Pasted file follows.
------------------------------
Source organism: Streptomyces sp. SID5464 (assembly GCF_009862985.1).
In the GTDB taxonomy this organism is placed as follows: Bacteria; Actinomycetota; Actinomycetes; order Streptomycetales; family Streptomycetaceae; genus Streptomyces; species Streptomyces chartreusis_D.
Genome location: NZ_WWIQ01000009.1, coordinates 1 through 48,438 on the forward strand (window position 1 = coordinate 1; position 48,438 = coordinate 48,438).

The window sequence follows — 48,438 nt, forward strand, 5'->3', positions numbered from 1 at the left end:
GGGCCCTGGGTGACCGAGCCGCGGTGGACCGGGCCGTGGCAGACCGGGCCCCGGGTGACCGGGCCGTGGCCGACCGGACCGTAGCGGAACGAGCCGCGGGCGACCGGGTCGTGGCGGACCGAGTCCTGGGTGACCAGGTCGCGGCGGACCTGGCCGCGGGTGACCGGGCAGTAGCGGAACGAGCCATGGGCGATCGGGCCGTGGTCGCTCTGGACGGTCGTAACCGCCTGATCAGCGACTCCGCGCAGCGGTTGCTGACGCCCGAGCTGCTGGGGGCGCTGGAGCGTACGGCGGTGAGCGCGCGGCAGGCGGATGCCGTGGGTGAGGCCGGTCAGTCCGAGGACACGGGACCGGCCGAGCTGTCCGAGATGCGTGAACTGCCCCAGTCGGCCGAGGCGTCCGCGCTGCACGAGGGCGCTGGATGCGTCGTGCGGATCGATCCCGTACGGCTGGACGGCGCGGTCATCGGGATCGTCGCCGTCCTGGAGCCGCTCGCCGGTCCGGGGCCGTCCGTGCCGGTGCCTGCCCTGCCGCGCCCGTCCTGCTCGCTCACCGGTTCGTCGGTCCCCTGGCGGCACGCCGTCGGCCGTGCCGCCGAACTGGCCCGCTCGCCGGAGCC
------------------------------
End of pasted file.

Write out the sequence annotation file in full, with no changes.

Source organism: Streptomyces sp. SID5464 (assembly GCF_009862985.1).
In the GTDB taxonomy this organism is placed as follows: Bacteria; Actinomycetota; Actinomycetes; order Streptomycetales; family Streptomycetaceae; genus Streptomyces; species Streptomyces chartreusis_D.
Genome location: NZ_WWIQ01000009.1, coordinates 1 through 48,438 on the forward strand (window position 1 = coordinate 1; position 48,438 = coordinate 48,438).

The window sequence follows — 48,438 nt, forward strand, 5'->3', positions numbered from 1 at the left end:
GGGCCCTGGGTGACCGAGCCGCGGTGGACCGGGCCGTGGCAGACCGGGCCCCGGGTGACCGGGCCGTGGCCGACCGGACCGTAGCGGAACGAGCCGCGGGCGACCGGGTCGTGGCGGACCGAGTCCTGGGTGACCAGGTCGCGGCGGACCTGGCCGCGGGTGACCGGGCAGTAGCGGAACGAGCCATGGGCGATCGGGCCGTGGTCGCTCTGGACGGTCGTAACCGCCTGATCAGCGACTCCGCGCAGCGGTTGCTGACGCCCGAGCTGCTGGGGGCGCTGGAGCGTACGGCGGTGAGCGCGCGGCAGGCGGATGCCGTGGGTGAGGCCGGTCAGTCCGAGGACACGGGACCGGCCGAGCTGTCCGAGATGCGTGAACTGCCCCAGTCGGCCGAGGCGTCCGCGCTGCACGAGGGCGCTGGATGCGTCGTGCGGATCGATCCCGTACGGCTGGACGGCGCGGTCATCGGGATCGTCGCCGTCCTGGAGCCGCTCGCCGGTCCGGGGCCGTCCGTGCCGGTGCCTGCCCTGCCGCGCCCGTCCTGCTCGCTCACCGGTTCGTCGGTCCCCTGGCGGCACGCCGTCGGCCGTGCCGCCGAACTGGCCCGCTCGCCGGAGCC